FORMING A SOCIETYCategory: Education
Anyone who had chanced to glance into the Lower Fifth classroom on Thursday, soon after the close of the morning school, might have supposed that a considerable portion of the class was undergoing some penalty in the shape of extra work. A brief notice, however, written on a half-sheet of noteparer, which out of working hours, had been displayed affixed to the wall with a drawing-pin proclaimed the real object of the gathering.
The members of the Lower Fifth are requested to meet in this room at 12.15, to discuss the advisability of forming a Literary and Debating Society.
A. C. Vlair
The proceedings had commenced with some little difficulty over the selection of a chairman, a point which had been settled by Upridge, the biggest though by no means the most gifted member of the Form, who had calmly voted himself into the chair. Upridge, who had never before been chairman of anything in his life, seemed to fancy that his duties could be best performed by the assumption of a tone and manner reminiscent of the absent form-master, Mr Clark, at whose official desk he was then seated.
“Stop talking!” commanded Upridge. “There’s far too much noise in the room. I’ve much pleasure in calling on Mr Vlair, who has an important announcement to make to which I hope you boys will listen with proper attention.”
Vlair, who was a pallid, solemn looking youth, met with what is sometimes termed a “mixed reception”, a number of discordant sounds being mingled with the applause, one young gentleman, for reasons only known to himself, giving vent to his feelings by bleating like a lost lamb. [...]
“As you already know,” began Vlair, in rather a thin voice, “my idea is that we should form a Literary and Debating Society for the members of the Lower Fifth — ”
An explosive guffaw came from the chairman. “Sorry, — beastly cough I’ve got, ” he murmured apologetically, and regarded the audience with increased severity.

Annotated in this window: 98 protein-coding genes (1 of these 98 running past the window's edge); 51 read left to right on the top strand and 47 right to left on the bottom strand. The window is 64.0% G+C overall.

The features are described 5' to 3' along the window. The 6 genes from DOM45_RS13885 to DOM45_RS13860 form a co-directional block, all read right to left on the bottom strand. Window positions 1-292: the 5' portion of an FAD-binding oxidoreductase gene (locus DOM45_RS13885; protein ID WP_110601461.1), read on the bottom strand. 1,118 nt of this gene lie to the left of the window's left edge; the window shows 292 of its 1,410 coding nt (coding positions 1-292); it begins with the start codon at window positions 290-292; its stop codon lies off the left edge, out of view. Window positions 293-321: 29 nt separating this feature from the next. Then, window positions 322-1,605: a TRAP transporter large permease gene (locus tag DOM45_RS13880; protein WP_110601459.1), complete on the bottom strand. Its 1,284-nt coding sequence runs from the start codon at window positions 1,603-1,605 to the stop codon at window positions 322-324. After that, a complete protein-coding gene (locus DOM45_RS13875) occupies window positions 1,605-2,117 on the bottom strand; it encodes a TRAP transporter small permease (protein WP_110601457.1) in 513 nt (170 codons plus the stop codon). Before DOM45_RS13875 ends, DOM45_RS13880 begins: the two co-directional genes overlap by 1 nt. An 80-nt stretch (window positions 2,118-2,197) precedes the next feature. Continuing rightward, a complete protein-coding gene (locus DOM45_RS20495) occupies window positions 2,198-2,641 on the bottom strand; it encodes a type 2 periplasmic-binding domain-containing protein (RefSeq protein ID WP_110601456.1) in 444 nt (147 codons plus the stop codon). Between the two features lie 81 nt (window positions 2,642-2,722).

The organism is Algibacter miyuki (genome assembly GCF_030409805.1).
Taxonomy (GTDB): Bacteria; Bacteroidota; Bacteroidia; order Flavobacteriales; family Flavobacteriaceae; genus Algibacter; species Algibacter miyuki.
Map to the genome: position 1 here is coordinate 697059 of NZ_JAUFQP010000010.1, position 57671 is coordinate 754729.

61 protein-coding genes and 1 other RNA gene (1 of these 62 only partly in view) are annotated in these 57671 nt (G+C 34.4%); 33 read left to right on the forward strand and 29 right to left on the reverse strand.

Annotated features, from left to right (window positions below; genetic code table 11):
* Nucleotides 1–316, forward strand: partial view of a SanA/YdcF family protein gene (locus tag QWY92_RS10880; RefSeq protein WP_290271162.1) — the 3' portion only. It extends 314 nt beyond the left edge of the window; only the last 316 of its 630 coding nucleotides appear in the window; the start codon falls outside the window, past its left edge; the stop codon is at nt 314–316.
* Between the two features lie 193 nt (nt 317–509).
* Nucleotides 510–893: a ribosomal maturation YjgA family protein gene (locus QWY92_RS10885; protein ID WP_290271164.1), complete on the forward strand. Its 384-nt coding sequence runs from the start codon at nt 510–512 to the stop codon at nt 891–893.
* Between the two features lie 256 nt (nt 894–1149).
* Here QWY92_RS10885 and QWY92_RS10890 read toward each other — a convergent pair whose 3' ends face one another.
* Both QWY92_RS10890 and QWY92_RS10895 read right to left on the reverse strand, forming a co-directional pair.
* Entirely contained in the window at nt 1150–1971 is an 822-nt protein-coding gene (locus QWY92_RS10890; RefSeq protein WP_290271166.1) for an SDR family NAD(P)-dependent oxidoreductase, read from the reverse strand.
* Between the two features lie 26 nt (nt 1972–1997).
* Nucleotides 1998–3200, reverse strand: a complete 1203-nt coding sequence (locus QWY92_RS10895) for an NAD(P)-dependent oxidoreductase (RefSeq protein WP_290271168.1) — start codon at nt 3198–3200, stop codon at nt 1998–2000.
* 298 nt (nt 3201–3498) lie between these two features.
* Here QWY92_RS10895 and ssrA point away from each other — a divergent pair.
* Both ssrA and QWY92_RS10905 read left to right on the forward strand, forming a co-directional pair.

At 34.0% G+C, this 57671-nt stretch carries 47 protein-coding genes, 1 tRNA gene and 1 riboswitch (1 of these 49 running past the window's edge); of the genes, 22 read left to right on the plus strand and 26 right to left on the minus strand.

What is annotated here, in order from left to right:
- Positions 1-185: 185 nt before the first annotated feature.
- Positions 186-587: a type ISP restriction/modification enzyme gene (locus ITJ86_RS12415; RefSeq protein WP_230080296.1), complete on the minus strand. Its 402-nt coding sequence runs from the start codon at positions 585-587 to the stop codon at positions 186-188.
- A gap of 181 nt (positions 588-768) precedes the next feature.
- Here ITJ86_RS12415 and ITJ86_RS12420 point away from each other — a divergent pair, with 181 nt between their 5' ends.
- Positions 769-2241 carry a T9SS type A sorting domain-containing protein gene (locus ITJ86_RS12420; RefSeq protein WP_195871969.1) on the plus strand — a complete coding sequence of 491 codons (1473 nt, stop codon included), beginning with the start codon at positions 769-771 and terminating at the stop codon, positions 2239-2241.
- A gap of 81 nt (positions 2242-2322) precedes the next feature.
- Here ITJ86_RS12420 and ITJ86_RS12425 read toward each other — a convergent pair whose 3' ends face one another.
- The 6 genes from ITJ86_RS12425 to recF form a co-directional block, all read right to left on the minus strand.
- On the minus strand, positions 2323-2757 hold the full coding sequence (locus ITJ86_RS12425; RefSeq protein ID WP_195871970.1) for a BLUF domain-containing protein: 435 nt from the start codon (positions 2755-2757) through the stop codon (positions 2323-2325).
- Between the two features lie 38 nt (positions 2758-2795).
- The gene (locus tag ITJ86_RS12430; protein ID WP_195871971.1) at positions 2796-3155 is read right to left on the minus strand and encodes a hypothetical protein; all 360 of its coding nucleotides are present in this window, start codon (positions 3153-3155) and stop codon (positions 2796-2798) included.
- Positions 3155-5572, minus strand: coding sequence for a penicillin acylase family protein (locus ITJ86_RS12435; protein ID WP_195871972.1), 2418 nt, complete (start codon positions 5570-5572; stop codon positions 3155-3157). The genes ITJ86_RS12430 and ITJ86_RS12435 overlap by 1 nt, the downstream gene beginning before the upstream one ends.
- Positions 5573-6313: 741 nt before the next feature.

“There is, of course, a similar society already in existence in the school, but that is open only to members of the Sixth Form. I have asked Mr Clark’s permission for the room to be used for the purpose I have named one evening a week between tea and prep., and he said he saw no objection; and I have also arranged with a fellow to read a paper, which I am sure you will all find intersting. What I have, therefore, to propose is that the society be formed, and that we hold the first meeting to-morrow, that is Friday, evening.”
The words had hardly been spoken when up sprang the argumentative Jakes.
‘Mr Chairman,” began Jakes, in an injured tone, “I object to this on the ground that it is most irregular.”[...]
“What d’you mean by ‘irregular’?” asked Vlairin a peevish tone. “Why, you’ve arranged the whole thing before obtaining the consent of this meeting,” returned Jakes, evidently-in his element. “Out of school hours this room belongs to the members of the Form, and you can’t arrange to take possession of it without asking their consent.”
‘Tm doing that now.”
“Not a bit of good that,” returned Jakes triumphantly. “They aren’t all here.”
“Well, they’ve all seen and read the notice I put up.” “Besides,” continued the objector, “I don’t see why you should have spoken to Clark; you should have asked Harriston.”
“If you want my permission, it’s granted,” remarked Gerald Harriston, with an air of magnificent generosity, though he knew the remark applied to his cousin, the Senior Prefect.
“What’s more,” went on the other, paying no heed to this interruption, “what I should like to ask is — ”